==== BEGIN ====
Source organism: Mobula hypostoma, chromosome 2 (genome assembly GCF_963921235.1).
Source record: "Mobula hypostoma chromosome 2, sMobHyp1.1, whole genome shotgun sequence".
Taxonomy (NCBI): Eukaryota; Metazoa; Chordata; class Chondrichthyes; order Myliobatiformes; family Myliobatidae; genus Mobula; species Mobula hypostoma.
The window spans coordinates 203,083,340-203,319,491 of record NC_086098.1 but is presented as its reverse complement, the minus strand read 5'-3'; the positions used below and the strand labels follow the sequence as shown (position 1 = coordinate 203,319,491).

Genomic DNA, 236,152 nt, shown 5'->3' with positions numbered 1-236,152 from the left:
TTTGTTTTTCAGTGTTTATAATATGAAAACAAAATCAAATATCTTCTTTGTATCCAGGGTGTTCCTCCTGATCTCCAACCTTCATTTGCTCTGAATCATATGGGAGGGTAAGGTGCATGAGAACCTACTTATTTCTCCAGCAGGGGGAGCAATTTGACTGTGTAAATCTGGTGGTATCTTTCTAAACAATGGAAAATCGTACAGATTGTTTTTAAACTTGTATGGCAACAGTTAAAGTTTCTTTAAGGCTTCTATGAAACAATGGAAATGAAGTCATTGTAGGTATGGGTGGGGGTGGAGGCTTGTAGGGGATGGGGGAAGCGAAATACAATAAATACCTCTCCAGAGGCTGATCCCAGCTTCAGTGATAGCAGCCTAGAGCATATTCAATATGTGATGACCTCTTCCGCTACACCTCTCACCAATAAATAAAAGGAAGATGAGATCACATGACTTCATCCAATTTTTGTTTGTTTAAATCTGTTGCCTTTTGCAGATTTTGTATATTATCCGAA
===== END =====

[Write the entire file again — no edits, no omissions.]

Source organism: Mobula hypostoma, chromosome 2 (genome assembly GCF_963921235.1).
Source record: "Mobula hypostoma chromosome 2, sMobHyp1.1, whole genome shotgun sequence".
Taxonomy (NCBI): Eukaryota; Metazoa; Chordata; class Chondrichthyes; order Myliobatiformes; family Myliobatidae; genus Mobula; species Mobula hypostoma.
The window spans coordinates 203,083,340-203,319,491 of record NC_086098.1 but is presented as its reverse complement, the minus strand read 5'-3'; the positions used below and the strand labels follow the sequence as shown (position 1 = coordinate 203,319,491).

Genomic DNA, 236,152 nt, shown 5'->3' with positions numbered 1-236,152 from the left:
TTTGTTTTTCAGTGTTTATAATATGAAAACAAAATCAAATATCTTCTTTGTATCCAGGGTGTTCCTCCTGATCTCCAACCTTCATTTGCTCTGAATCATATGGGAGGGTAAGGTGCATGAGAACCTACTTATTTCTCCAGCAGGGGGAGCAATTTGACTGTGTAAATCTGGTGGTATCTTTCTAAACAATGGAAAATCGTACAGATTGTTTTTAAACTTGTATGGCAACAGTTAAAGTTTCTTTAAGGCTTCTATGAAACAATGGAAATGAAGTCATTGTAGGTATGGGTGGGGGTGGAGGCTTGTAGGGGATGGGGGAAGCGAAATACAATAAATACCTCTCCAGAGGCTGATCCCAGCTTCAGTGATAGCAGCCTAGAGCATATTCAATATGTGATGACCTCTTCCGCTACACCTCTCACCAATAAATAAAAGGAAGATGAGATCACATGACTTCATCCAATTTTTGTTTGTTTAAATCTGTTGCCTTTTGCAGATTTTGTATATTATCCGAA